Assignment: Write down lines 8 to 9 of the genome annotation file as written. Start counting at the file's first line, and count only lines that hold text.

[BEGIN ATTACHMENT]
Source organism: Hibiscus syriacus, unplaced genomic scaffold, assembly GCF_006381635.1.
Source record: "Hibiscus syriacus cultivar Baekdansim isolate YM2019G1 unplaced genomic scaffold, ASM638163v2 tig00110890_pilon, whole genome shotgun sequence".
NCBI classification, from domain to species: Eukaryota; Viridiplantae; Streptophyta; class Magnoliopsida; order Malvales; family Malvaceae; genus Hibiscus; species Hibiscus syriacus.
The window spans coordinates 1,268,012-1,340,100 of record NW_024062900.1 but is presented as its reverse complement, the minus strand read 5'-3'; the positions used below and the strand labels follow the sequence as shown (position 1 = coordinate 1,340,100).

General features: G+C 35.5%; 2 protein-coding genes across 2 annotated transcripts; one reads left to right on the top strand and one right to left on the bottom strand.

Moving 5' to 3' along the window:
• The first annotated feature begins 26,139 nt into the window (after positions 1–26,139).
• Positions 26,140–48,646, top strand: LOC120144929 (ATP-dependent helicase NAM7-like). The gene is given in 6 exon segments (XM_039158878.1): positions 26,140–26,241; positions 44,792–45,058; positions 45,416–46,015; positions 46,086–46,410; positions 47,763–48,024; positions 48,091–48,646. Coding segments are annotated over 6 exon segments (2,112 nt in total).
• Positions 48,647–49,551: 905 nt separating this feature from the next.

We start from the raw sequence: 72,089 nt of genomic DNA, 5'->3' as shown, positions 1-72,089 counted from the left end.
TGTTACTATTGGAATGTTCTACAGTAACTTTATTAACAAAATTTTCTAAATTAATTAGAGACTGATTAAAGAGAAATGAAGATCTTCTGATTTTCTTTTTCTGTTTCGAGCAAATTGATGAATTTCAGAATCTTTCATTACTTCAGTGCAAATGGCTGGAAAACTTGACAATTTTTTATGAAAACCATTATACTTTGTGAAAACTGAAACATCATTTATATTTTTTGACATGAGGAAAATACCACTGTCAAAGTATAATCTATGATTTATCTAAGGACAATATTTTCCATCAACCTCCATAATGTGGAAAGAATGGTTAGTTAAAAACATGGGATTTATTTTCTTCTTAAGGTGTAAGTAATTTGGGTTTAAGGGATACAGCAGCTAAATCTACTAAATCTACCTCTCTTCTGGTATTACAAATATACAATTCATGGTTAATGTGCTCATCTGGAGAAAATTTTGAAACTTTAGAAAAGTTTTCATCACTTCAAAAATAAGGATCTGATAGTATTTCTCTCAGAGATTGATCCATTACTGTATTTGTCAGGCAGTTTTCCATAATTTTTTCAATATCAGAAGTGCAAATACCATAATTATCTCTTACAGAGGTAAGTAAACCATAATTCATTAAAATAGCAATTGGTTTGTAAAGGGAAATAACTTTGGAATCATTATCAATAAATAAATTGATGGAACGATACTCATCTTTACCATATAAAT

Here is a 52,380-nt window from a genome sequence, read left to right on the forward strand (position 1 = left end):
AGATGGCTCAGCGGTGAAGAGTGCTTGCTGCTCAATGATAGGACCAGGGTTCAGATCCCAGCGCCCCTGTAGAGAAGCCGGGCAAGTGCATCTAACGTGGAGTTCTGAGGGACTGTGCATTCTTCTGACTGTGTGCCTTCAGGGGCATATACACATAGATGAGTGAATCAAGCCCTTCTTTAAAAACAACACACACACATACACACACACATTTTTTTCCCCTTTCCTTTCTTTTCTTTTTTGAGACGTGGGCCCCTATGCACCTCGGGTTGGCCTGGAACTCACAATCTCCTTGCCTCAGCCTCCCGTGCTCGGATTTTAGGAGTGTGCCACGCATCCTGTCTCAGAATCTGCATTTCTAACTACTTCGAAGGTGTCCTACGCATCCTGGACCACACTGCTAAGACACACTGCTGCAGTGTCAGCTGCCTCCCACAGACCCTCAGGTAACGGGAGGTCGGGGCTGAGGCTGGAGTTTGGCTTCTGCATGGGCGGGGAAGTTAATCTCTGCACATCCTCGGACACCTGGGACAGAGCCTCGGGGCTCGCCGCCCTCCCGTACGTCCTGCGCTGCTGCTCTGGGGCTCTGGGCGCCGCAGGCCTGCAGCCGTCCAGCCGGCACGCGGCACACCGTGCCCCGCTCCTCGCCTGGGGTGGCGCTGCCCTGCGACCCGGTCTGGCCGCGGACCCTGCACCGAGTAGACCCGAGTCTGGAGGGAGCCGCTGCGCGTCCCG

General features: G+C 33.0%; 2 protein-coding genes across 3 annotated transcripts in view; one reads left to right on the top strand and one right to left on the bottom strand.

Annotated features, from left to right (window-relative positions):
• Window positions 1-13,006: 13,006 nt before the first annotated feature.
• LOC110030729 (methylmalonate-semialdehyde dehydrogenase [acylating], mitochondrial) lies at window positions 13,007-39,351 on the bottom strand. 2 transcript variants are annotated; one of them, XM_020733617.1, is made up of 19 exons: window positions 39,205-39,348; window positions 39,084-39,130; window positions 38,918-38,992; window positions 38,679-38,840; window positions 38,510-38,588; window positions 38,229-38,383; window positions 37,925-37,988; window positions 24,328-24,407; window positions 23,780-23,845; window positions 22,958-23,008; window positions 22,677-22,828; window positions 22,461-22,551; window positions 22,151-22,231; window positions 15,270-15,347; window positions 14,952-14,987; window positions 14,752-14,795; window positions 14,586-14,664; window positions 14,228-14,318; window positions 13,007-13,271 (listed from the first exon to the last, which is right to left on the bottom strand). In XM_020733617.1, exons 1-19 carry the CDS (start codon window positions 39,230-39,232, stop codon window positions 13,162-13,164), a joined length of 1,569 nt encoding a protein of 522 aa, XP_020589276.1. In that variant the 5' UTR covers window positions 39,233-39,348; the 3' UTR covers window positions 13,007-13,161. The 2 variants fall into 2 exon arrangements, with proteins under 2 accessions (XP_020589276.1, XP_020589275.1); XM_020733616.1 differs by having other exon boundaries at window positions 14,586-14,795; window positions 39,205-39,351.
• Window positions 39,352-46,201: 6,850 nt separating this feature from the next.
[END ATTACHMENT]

• Positions 26,140–48,646, top strand: LOC120144929 (ATP-dependent helicase NAM7-like). The gene is given in 6 exon segments (XM_039158878.1): positions 26,140–26,241; positions 44,792–45,058; positions 45,416–46,015; positions 46,086–46,410; positions 47,763–48,024; positions 48,091–48,646. Coding segments are annotated over 6 exon segments (2,112 nt in total).
• Positions 48,647–49,551: 905 nt separating this feature from the next.